Historical Artists | Visual Arts

Florence Truelson – Found

In our November 2011 edition of 15 Bytes Tom Alder took a look at the mystery of Florence Truelson, an eccentric Utah artist of the first half of the twentieth century. As Tom reported, the builder of a unique house on the west side of town – known as the House of the Seven Gables, and a tourist attraction – went missing twice. The last time was fatal, when she went missing from the State Hospital in Provo and her body was found months later by hikers.

The first time reported was in 1944, when she was feared missing after not picking up her assistance checks for two months. Police were forced to break into her ramshackle house – which had no front door – to look for her. They found a number of her fine works of art, but no trace of the artist.

We kept digging and have been able to at least solve this 1944 mystery. The same day the newspaper reported the search for the artist, Truelson was found safe in Los Angeles by the local police. On April 3, the Deseret News reported that Truelson was in an apartment in L.A. (it was possibly that of an uncle or cousins, who lived in the area) Reached by phone she said she, “often took vacations to California,” sometimes to paint. Meanwhile, police were posted outside her Salt Lake City home, as it was reported that some of the curious had tried to enter the building.

The house remained an object of interest. A year later, in August of 1945, three boys (16, 15, and 14) were arrested for breaking into the home. They broke through a seven-foot board fence surrounding what was described as a “rapidly disintegrating building” and stole two violins, a guitar and oil paintings.

Concerns that Truelson had gone missing and was in trouble were warranted, not only because of her eccentric behavior, but because of past experience. An instance in 1927 may indicate that the mental health issues that would ultimately confine her to the state hospital were a long-running problem. In the late summer of that year, when she was only 26, she was reported missing by her family and a detachment of the 3rd infantry, out of Fort Douglas, went looking for her. They found her at 3 0’clock in the afternoon, lying exhausted behind some bushes, her faithful St. Bernard looking over her. She wouldn’t let any of the soldier come near her until her father was called for and arrived.

And here are a few links for images:

Photograph of the Florence Truelson murals at the Mayflower Cafe.
A work from 1924 titled “The Kiss”

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5 replies »

  1. What a sad and intriguing tale, engagingly written. Thanks again, Tom Alder, and for the further digging to Shawn Rossiter, I believe.

  2. I am writing my story and one of the chapters is about Flossy and the house of seven gables. Me and my brothers and sisters lived next door to Florence Truelson. i was seven when all this took place and i remember it a little differently than this story but thanks for filling in the blanks. Florence actually lived on part of our property and she would come to us for her mail. i never heard about the break in nor the violins or guitar. one of the stories that circulated was that she was jilted and went crazy. She actually bathed in the canal that ran between us and her rickety old house. She feed the trees candy bars and the kids would eat them leading her to believe that the trees had eaten the bars. She wore men’s clothing and tons of makeup. She hated anyone coming near her place. She would shoot or throw rocks. She was not normal. She left one day in a cab and we never heard from her again. The picture in the Deseret news had to be taken from our back yard. Thanks for the info. I would love to hear more if anyone knows more. miskty@hotmail.com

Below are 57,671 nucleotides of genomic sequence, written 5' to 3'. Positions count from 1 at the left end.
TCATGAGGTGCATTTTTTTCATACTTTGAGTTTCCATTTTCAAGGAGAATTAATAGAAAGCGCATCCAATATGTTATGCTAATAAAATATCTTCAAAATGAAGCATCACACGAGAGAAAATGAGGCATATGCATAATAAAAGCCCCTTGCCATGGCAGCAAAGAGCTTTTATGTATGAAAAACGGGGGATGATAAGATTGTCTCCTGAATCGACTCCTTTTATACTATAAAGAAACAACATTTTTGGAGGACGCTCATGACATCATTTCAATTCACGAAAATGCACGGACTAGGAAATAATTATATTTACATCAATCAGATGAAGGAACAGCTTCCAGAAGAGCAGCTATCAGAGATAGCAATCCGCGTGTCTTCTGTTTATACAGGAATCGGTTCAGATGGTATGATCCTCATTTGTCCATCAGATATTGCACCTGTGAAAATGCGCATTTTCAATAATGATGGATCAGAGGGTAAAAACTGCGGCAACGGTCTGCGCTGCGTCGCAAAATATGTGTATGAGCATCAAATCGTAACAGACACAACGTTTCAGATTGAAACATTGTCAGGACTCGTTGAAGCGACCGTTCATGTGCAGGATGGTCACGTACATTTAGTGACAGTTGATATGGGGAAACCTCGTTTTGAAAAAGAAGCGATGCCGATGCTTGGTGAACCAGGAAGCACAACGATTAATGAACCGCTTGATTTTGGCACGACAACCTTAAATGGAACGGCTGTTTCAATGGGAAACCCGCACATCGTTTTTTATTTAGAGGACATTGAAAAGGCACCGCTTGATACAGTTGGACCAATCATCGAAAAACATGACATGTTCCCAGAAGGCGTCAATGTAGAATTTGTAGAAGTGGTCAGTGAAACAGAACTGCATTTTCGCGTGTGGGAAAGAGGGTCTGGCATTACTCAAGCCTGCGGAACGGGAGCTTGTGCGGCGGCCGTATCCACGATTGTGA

3. More from me, katie a neighbor or Florence Truelson’s. just a few things that i knew to be a little different from another story I read about her.I never heard it refered to as the house of the 7 crooked Gablels? It was known in our neighborhood as The House of Seven Gables where the crazy lady lived.She lived at approximately 1958 West 1st. South. Some of the neighbor kids helped her build. She did have a wagon and went up and down the street to the store with her wagon and came back by way of the trees that she feed candy bars and milk. She thought the trees ate the bars but it was just us kids picking up after her.i never saw her in black and white clothing. She wore bright long clothing when she wasn’t dressed in men’s clothing. She wore mens shoes as I remember. am still looking to put all the pieces to this story together. I remember in about 59. i was about 22 years old. The University of Utah came for information to our house. Someone was doing a thesis of some kind. We gave information from our viewpoint.
    Thanks again for filling in some of the blanks. katie

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